Johnson City Press Tuesday, October 21, 2014

Sue Guinn Legg

Press Staff Writer
slegg@johnsoncitypress.com
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Good Neighbor

Coat giveaway for those in need

January 3rd, 2013 8:46 am by Sue Guinn Legg

The Community Thrift Store in Jonesborough, a nonprofit operation of the Community Help Center of Northeast Tennessee, will be giving away coats to anyone in need through Jan. 31.
Holly Hummer, manager of the store at 612 W. Main St., said the store collected more than 600 coats during the holidays and will begin giving them away today under its big carport canopy near the intersection of West Main Street and Persimmon Ridge Road. Also this month, the store will conduct a prize drawing for a $20 gift card for gasoline to help customers who may be having trouble with transportation.
Hunter said the coat giveaway and the gas card drawing are the latest in a series of promotions through which the store hopes to provide services directly to those in need and to make more people aware that the thrift store is there to help them.
“Many people don’t know of our store and what we do to help others,” she said. “We are a nonprofit organization and all our sales go right back into helping others. We offer monthly and weekly events, as well as many giveaways and so much more.”
The store is open Wednesday through Saturday from 10:30 a.m.-5 p.m. and carries a large selection of good used household furnishings and clothing.
All garments are priced at $1 each or $5 for a shopping bag full, with the exception of prom gowns, which are $10, and hospital scrubs, which are $3. All proceeds from the store go to the Community Help Center of Northeast Tennessee located in Sulphur Springs near the intersection of Highway 81 North and Highway 75.
The Help Center’s services include a large food pantry and clothes closet, emergency assistance with rent and utilities, job search assistance, financial and family counseling and more. For more information about the center, call 788-0050. For more information about the Community Thrift Store, call Hummer at 741-9442.
Second Harvest Food Bank and the many community pantries it assists are experiencing their annual post-holiday slump. With their shelves drained by large Thanksgiving and Christmas food distributions and the higher cost of utilities that comes with cold weather increasing the need for food assistance, the food bank and its partner agencies are in need of a New Year’s boost.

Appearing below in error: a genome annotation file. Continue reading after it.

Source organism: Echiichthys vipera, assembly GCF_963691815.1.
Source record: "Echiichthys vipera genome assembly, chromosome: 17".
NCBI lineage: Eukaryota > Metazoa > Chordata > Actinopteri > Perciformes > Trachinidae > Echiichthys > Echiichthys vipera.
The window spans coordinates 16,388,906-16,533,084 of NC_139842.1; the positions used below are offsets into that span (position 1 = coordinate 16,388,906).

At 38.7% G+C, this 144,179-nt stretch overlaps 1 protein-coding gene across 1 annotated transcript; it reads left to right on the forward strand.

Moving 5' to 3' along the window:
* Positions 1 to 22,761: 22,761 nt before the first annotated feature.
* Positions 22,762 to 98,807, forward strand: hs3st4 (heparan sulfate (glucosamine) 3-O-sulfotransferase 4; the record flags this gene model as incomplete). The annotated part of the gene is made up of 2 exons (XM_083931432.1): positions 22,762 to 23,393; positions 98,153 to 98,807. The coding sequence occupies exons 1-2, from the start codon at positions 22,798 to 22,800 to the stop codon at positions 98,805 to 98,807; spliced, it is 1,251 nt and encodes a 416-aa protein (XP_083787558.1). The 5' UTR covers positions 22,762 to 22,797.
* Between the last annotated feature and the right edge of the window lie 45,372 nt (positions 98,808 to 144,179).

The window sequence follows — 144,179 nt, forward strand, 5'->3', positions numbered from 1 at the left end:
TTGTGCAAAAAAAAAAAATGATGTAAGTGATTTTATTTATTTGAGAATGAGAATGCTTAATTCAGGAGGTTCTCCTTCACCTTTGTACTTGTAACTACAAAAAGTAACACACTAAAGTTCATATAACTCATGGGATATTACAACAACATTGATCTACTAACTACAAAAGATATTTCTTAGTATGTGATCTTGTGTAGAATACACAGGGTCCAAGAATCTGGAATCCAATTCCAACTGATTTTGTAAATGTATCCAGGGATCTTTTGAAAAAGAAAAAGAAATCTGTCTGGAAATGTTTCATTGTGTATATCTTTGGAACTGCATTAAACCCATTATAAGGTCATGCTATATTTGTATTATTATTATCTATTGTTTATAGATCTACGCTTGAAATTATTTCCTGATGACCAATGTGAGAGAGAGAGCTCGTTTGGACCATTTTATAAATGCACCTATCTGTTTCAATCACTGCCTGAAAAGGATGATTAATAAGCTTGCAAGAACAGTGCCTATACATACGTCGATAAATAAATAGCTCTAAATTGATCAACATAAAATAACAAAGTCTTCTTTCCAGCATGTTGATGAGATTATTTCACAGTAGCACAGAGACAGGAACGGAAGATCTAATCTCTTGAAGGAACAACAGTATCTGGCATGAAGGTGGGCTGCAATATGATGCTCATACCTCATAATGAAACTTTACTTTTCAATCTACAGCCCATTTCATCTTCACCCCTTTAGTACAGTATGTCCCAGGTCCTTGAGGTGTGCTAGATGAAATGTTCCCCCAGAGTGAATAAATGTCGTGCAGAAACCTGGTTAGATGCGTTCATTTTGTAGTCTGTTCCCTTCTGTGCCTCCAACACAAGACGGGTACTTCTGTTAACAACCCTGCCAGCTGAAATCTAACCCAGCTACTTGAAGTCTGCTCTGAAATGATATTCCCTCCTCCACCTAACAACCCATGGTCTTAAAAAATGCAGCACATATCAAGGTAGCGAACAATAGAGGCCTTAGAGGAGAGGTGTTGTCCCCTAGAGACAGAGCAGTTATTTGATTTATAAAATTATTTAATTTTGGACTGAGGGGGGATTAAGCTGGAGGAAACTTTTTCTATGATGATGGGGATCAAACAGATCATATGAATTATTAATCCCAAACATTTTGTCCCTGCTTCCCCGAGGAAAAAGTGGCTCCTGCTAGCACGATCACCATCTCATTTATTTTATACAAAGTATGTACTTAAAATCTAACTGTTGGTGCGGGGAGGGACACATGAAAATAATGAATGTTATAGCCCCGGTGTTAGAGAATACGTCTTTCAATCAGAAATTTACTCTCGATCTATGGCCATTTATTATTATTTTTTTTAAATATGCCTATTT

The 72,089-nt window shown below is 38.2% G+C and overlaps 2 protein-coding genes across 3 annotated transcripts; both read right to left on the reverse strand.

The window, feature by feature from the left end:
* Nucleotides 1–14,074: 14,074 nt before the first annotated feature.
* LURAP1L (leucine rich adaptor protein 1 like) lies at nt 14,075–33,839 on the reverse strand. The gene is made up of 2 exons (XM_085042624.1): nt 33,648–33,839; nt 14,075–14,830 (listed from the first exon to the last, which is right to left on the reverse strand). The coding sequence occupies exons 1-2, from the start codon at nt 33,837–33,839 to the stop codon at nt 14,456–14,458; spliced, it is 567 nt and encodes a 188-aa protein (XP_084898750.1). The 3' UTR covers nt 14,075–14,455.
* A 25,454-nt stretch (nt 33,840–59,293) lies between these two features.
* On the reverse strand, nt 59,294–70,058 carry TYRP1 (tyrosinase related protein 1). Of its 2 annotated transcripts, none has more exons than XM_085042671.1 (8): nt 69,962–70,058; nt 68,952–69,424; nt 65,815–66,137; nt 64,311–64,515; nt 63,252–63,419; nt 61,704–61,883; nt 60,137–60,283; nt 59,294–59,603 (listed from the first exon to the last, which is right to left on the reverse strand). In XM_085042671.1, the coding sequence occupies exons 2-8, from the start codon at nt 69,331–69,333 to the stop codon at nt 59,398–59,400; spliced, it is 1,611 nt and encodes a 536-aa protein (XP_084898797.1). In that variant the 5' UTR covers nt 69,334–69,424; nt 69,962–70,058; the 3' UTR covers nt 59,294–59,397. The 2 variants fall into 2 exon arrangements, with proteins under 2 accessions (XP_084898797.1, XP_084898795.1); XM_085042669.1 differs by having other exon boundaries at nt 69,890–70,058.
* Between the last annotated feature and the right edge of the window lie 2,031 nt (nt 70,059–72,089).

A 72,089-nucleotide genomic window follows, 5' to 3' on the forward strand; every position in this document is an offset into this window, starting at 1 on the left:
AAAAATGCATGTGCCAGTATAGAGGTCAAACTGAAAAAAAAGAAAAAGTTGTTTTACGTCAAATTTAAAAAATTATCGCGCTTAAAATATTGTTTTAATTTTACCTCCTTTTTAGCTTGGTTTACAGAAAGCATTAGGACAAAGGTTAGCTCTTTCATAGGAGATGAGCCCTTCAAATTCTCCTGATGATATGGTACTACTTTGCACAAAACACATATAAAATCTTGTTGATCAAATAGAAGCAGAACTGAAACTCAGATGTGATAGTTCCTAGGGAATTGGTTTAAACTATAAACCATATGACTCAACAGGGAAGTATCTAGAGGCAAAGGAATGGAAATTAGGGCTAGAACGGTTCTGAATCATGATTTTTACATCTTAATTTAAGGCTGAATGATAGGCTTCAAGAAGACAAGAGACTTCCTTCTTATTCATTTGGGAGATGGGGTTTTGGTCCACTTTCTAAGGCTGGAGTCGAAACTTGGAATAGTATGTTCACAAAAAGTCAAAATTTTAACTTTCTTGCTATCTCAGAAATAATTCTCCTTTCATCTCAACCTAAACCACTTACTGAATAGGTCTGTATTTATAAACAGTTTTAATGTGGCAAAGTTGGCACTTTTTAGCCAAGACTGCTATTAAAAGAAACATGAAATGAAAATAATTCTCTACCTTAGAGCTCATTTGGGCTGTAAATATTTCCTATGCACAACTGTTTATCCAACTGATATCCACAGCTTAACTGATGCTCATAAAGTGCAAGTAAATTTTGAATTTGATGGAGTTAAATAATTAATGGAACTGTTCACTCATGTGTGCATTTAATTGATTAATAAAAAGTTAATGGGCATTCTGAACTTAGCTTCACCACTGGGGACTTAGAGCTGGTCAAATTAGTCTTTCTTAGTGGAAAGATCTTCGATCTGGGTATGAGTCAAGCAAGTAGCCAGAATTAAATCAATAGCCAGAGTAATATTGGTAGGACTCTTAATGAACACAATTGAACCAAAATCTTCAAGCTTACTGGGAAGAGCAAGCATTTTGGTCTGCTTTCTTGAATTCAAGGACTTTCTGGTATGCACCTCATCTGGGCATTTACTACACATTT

“The holidays are over but the need for food continues. It’s greater than ever, especially this time of year when a lot of people are having to choose between paying their power bill and buying food,” said Kathy Smith, communications director of Second Harvest of Northeast Tennessee.
According to Smith, the latest census figures show all eight counties of the Northeast Tennessee region exceed the national average of 15.3 percent of the population living in poverty. Four of the eight counties have poverty percentages of 20 percent or more and one county is at more than twice the national average.
For these and many other reasons, Smith said, “the food bank is encouraging people to remember the need for food is year-round.”
For those who wish to help, monetary donations, food drives and volunteer support for the food bank and community pantries throughout the region are especially needed at this time. Donations to the food bank may be made online at www.netfoodbank.org or by mail to Second Harvest Food Bank of Northeast Tennessee, 127 Dillon Court, Gray, TN 37615. For a reference to a community pantry in your area or more information about how to help, call the food bank at 477-4053.
The nonprofit Hand Up program that assists local residents in emergency need of help heating their homes is also experiencing the seasonal spike in requests for its help.
Lester Lattany, president and CEO of the United Way of Washington County, which administers the program, said this year’s jump in applications for Hand Up’s help with past due power and gas bills, heating oil, coal and wood has led the program to increase its maximum monthly allocation by $15,000 beginning in December.
Those in need of the program’s help may apply for assistance by contacting Good Samaritan Ministries at 928-0288 or at 100 N. Roan St., or the Salvation Army at 926-2101 or at 204 W. Walnut St.
Customers of the Johnson City Power Board and Atmos Energy may make donations to the Hand Up program with the payment of their gas or electricity bills. Or donations earmarked for Hand Up may be mailed to the United Way at P.O. Box 4039, Johnson City, TN 37602.
If there is a need or a project in your neighborhood the Good Neighbor column can assist with, contact Sue Guinn Legg at slegg@johnsoncitypress.com, P.O. Box 1717, Johnson City, TN 37605 1717 or 929-3111, ext. 335.

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